FRIENDS IN STRANGE PLACES

It was an ordinary day in the suburb of Jerusalem where I managed a weekly English-language newspaper. I had fallen into the job when the previous editor quit — after his paycheck bounced. Twice.

Me too, but I wanted the paper to succeed, and was willing to work for free if there was any chance to save it. Many of us kept working without pay, optimists in the midst of disaster.

The newspaper was broke. No money to pay anyone, but I loved running a newspaper. It was the most fun I ever had — professionally. I had an editor, a proofreader, and an art director … and a bankrupt publisher. Her money had kept us in business for a year. We hadn’t gotten the advertisers or investors. Not surprising. The Israeli economy was a disaster.

Where I used to live.

Where I lived

The lira was in free fall. 180% inflation is hard to imagine. The value of your paycheck disappears between breakfast and lunch, so your best bet is to spend every cent immediately, then spend more.

Israel was in turmoil, Years of bad blood between Arabs and Jews, an awful economy, soaring temperatures. The predominantly Arab areas were seething. The Jewish population was none too happy either. It was bad, but when has it been otherwise?

Jerusalem’s diversity is part of what gives it its unique character. The Jewish population is diverse — from secular and anti-religious, to ultra-Orthodox and everything in between. There are also Christians of every stripe, every flavor of Islam. Bahai, Samaritans … and sects I never heard of plus more than a few wannabe Messiahs. I sang along with the Muzein when he called the faithful to prayer. I loved the chanting, loved the traditions, the clothing, the markets, everything. Not everyone loved me.

French Hill, where I worked is a pleasant neighborhood at the northeastern edge of Jerusalem. Good schools. It’s atop a hill so you can catch a breeze, if there is one. In the summer, Jerusalem simmers as the khamsin, super-heated sandy air masses from the Sahara, turns the city into a sauna.

It was August, perhaps the 10th day of an extended khamsin. Almost nobody had air-conditioning in those days. Under normal weather condition in the desert, when you step into shade, the temperature drops 25 or more degrees. The air is so dry it doesn’t hold heat.

During khamsin, heat never eases. The air is thick, hot, sandy. Night is as bad as day. Airless. Fans make it worse. If you can’t get out-of-town, find a pool or get to a beach, your best bet is to close your windows and lie on the tile floor wearing as little as possible trying not to breathe. People get crazy when it’s that hot, even people who are normally friendly to one another.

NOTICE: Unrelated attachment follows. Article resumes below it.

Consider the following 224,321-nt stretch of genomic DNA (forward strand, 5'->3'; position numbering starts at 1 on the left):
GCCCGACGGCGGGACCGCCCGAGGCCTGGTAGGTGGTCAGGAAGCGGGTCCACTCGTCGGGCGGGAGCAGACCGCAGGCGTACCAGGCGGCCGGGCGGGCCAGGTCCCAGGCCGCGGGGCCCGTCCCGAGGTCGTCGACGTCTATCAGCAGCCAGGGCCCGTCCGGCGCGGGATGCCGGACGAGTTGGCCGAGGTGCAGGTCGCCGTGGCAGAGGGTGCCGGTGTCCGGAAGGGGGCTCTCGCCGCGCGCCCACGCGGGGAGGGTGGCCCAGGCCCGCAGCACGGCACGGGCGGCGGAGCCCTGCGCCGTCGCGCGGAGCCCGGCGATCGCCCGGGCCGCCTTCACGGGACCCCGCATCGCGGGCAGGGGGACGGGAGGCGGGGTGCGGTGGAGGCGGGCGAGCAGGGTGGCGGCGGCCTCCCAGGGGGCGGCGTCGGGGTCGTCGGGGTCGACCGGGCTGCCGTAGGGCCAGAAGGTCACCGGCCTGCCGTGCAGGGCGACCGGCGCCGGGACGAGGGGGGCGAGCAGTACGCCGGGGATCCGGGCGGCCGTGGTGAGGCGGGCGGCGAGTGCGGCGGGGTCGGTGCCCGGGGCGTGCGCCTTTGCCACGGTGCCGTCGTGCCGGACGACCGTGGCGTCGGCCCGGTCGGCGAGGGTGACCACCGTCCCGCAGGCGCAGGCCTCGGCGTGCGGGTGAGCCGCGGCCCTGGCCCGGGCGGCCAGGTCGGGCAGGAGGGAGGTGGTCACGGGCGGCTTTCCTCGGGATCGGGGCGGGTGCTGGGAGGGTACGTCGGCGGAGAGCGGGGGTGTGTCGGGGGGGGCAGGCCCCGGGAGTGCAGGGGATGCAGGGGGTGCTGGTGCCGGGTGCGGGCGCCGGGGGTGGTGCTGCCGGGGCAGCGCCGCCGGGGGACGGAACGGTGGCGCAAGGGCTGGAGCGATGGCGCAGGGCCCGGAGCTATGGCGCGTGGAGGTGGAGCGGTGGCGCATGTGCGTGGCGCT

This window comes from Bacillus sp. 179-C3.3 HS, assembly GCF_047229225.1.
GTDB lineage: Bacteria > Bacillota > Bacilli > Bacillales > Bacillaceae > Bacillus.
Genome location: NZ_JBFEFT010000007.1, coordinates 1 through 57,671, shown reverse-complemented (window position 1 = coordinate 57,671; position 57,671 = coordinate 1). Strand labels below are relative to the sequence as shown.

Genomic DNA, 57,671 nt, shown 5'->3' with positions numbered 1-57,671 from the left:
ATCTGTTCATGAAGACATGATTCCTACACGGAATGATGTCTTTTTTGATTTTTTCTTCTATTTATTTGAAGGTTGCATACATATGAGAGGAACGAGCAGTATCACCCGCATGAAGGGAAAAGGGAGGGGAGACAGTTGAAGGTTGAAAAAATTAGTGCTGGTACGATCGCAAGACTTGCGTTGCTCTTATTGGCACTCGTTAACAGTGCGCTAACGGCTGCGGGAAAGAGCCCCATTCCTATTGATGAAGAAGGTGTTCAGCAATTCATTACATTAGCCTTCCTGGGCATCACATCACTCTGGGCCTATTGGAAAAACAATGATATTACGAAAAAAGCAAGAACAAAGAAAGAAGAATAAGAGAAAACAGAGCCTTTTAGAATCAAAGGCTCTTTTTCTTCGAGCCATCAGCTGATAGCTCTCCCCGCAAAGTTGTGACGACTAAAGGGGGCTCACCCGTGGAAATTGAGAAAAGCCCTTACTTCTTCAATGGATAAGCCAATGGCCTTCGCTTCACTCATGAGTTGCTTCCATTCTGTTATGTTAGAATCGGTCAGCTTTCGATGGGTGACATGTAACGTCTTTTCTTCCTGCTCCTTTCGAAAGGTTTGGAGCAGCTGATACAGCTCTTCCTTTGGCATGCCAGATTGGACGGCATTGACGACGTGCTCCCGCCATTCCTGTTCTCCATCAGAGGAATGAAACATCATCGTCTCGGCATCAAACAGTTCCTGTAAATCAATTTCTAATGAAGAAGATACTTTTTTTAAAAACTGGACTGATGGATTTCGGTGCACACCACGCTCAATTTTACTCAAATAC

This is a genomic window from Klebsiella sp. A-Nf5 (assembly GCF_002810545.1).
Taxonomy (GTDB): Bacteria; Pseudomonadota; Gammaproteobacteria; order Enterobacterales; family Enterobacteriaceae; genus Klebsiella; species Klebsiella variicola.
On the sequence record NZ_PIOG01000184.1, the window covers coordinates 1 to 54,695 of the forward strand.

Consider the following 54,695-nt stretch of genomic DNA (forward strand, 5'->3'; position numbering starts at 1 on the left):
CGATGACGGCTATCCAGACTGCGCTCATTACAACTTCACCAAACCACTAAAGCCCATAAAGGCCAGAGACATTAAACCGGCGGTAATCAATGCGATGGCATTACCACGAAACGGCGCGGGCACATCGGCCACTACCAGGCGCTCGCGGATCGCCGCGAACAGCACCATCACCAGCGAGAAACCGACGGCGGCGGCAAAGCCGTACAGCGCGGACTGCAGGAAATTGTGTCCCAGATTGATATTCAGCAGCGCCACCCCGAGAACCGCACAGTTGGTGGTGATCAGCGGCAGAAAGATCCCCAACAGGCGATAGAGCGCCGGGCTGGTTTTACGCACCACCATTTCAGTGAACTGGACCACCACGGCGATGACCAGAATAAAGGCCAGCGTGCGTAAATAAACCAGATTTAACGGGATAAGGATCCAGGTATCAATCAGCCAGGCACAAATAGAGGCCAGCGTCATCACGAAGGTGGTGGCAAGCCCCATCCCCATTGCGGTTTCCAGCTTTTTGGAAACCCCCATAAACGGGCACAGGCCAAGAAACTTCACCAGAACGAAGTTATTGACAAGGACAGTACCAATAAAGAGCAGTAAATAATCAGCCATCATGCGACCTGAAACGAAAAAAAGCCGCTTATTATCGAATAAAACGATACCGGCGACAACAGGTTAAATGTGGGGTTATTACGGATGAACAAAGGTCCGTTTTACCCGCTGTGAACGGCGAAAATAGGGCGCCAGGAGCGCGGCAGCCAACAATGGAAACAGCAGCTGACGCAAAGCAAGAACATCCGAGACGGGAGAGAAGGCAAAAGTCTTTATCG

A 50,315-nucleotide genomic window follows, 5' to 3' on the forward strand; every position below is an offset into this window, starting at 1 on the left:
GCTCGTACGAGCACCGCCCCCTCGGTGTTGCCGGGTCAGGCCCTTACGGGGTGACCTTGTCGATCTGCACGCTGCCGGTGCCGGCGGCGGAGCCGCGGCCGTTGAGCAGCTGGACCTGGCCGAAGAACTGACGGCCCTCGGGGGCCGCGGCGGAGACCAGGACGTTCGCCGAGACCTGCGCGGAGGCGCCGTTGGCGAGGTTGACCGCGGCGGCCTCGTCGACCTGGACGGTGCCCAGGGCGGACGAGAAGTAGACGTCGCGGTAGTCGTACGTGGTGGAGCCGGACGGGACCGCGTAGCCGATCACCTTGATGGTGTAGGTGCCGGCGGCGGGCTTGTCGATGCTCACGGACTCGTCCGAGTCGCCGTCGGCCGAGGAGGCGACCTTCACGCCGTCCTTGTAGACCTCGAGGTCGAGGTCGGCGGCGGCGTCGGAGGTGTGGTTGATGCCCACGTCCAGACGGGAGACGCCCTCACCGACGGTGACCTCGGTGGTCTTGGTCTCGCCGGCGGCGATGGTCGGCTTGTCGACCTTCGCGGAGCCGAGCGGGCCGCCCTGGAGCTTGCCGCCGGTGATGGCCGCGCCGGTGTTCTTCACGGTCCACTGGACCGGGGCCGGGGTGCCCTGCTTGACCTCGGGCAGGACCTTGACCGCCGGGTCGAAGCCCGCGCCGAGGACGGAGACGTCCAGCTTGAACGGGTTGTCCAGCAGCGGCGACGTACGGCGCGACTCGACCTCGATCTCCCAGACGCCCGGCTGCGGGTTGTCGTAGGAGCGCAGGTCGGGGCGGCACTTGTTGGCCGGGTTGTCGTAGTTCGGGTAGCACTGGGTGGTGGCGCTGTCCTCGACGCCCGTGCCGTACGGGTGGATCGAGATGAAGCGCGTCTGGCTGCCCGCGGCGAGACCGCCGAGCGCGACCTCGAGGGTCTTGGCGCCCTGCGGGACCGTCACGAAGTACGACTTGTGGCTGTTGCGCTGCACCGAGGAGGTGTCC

Trying to keep the newspaper alive, there was no escape for me. Except for my car, which was air-conditioned. It was a Ford Escort with a tiny 1.3 liter engine, but the A/C worked pretty well. Which is why I volunteered to take the pages from the office to the typesetter in Givat Zeev.

Jerusalem sits atop a mountain. There’s a rumor the city has just one road, but it winds a lot. If you keep driving, you’ll get there eventually. Not quite accurate. You can get close — but close can be far.

Ramallah

I’ve no sense of direction at all. When I hear the words “You can’t miss it,” I know I definitely will miss it. This is how I wound up in downtown Ramallah in the middle of a mini-uprising in late August 1983  I didn’t know what was going on, but I was pretty sure I shouldn’t be there. I just stopped the car, pulled to the curb and sat there. I had no idea what to do.

A few moments later, two Arab gentlemen jumped into the car with me. That’s right, I didn’t lock the doors. If they wanted to break into my car, they might as well use the doors as break the windows.  Was I about to be murdered? Abducted?

“You are lost,” the man in the front seat said.

“Oh, very much,” I agreed. The two men conferred in Arabic. I picked up a couple of words, one of them being “American.”

“Okay,” said the man in the front seat. “You need to leave. Now.”

“I couldn’t agree more,” I responded. We swapped places. He took the wheel and drove me back to French Hill.

“You must be more careful,” he chided me. “You mustn’t go into dangerous places.” I thanked him with all my heart. He smiled, and the two of them headed back, on foot, to Ramallah. Offering them a lift didn’t seem quite the thing to do.

Jerusalem_ben_yehuda_street

That was the end of the days when Arabs and Jews could easily be friends. Sad to think of friends I had in Bethlehem who asked me to stop visiting them because it put them in danger. There came a time when I could no longer go shopping in the Old City or Bethlehem, when Jewish children could no longer safely play with Arab children.